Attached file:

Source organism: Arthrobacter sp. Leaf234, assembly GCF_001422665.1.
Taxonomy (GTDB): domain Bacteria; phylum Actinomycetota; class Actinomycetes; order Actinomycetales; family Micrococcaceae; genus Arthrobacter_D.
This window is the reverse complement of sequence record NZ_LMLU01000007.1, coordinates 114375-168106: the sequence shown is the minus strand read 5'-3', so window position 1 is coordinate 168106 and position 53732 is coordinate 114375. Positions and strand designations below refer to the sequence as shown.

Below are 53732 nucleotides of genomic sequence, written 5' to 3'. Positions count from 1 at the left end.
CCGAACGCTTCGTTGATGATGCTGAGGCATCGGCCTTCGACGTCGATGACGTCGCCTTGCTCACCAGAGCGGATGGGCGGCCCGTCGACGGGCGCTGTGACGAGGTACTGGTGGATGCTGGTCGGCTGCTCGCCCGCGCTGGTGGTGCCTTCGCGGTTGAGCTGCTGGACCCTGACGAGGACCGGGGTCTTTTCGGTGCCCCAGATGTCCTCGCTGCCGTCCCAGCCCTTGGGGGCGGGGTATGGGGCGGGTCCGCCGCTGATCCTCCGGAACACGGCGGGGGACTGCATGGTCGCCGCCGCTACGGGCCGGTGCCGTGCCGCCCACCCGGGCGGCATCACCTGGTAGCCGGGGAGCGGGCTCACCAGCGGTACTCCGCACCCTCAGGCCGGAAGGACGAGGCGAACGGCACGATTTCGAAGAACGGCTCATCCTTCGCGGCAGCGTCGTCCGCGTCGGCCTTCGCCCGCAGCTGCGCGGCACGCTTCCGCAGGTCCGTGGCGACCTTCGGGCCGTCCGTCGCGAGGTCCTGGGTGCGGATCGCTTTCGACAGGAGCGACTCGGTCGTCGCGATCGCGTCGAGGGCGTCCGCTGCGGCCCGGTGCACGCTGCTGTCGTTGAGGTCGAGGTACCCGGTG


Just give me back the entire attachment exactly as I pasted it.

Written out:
Source organism: Arthrobacter sp. Leaf234, assembly GCF_001422665.1.
Taxonomy (GTDB): domain Bacteria; phylum Actinomycetota; class Actinomycetes; order Actinomycetales; family Micrococcaceae; genus Arthrobacter_D.
This window is the reverse complement of sequence record NZ_LMLU01000007.1, coordinates 114375-168106: the sequence shown is the minus strand read 5'-3', so window position 1 is coordinate 168106 and position 53732 is coordinate 114375. Positions and strand designations below refer to the sequence as shown.

Below are 53732 nucleotides of genomic sequence, written 5' to 3'. Positions count from 1 at the left end.
CCGAACGCTTCGTTGATGATGCTGAGGCATCGGCCTTCGACGTCGATGACGTCGCCTTGCTCACCAGAGCGGATGGGCGGCCCGTCGACGGGCGCTGTGACGAGGTACTGGTGGATGCTGGTCGGCTGCTCGCCCGCGCTGGTGGTGCCTTCGCGGTTGAGCTGCTGGACCCTGACGAGGACCGGGGTCTTTTCGGTGCCCCAGATGTCCTCGCTGCCGTCCCAGCCCTTGGGGGCGGGGTATGGGGCGGGTCCGCCGCTGATCCTCCGGAACACGGCGGGGGACTGCATGGTCGCCGCCGCTACGGGCCGGTGCCGTGCCGCCCACCCGGGCGGCATCACCTGGTAGCCGGGGAGCGGGCTCACCAGCGGTACTCCGCACCCTCAGGCCGGAAGGACGAGGCGAACGGCACGATTTCGAAGAACGGCTCATCCTTCGCGGCAGCGTCGTCCGCGTCGGCCTTCGCCCGCAGCTGCGCGGCACGCTTCCGCAGGTCCGTGGCGACCTTCGGGCCGTCCGTCGCGAGGTCCTGGGTGCGGATCGCTTTCGACAGGAGCGACTCGGTCGTCGCGATCGCGTCGAGGGCGTCCGCTGCGGCCCGGTGCACGCTGCTGTCGTTGAGGTCGAGGTACCCGGTG